The European Medicines Agency (EMA) has issued EU recommendations for the influenza virus strains that vaccine manufacturers should include in vaccines for the prevention of seasonal influenza from autumn 2018.

Every year, the EMA’s Ad Hoc Influenza Working Group issues EU recommendations for the composition of seasonal influenza vaccines based on observations by the World Health Organisation. The working group consists of experts on influenza from member states.

Vaccines are divided into two categories: trivalent vaccines, which protect against three strains of flu, and quadrivalent vaccines, which also protect against a fourth.

The Influenza Working Group of the Biologics Working Party recommended that trivalent vaccines should contain: an A/Michigan/45/2015 (H1N1) pdm09-like virus, an A/Singapore/INFIMH-16-0019/2016 (H3N2)-like virus and a B/Colorado/06/2017-like virus (B/Victoria/2/87 lineage).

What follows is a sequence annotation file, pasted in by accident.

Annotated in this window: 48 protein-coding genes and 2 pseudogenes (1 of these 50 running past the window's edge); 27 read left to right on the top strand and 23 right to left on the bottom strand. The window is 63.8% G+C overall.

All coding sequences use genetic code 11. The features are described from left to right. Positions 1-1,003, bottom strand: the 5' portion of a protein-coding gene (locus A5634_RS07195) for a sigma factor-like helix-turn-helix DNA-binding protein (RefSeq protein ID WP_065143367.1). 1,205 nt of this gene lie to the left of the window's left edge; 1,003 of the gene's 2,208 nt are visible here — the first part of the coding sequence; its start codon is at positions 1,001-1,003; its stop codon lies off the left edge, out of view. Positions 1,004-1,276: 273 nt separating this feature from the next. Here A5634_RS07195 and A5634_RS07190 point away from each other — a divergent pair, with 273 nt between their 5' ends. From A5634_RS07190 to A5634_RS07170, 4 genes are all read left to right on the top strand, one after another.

For quadrivalent vaccines with two influenza B viruses, the group recommended that a B/Phuket/3073/2013-like virus should be used in addition to the strains mentioned above.

These recommendations also apply to the manufacture of live-attenuated influenza vaccines─a nasal spray influenza vaccine that is recommended for the prevention of influenza.

This follows a severe outbreak of flu in Europe and the US. Figures reveal that three times as many people died of flu in the UK this winter than died last winter. The flu outbreak in the US was reportedly as severe as the swine flu epidemic of 2009. Current vaccines are around 10% effective against the H3N2 virus, the most dominant flu strain.

In January, NHS England and Public Health England advised GPs to order the quadrivalent vaccine for people aged 18 to 65 who are at risk, and the newly licensed adjuvanted trivalent vaccine for patients aged over 65.

British pharmaceutical company Imutex is reportedly developing a single jab that could protect against all strains of flu virus for ten years. The jab could be available on the NHS in two years.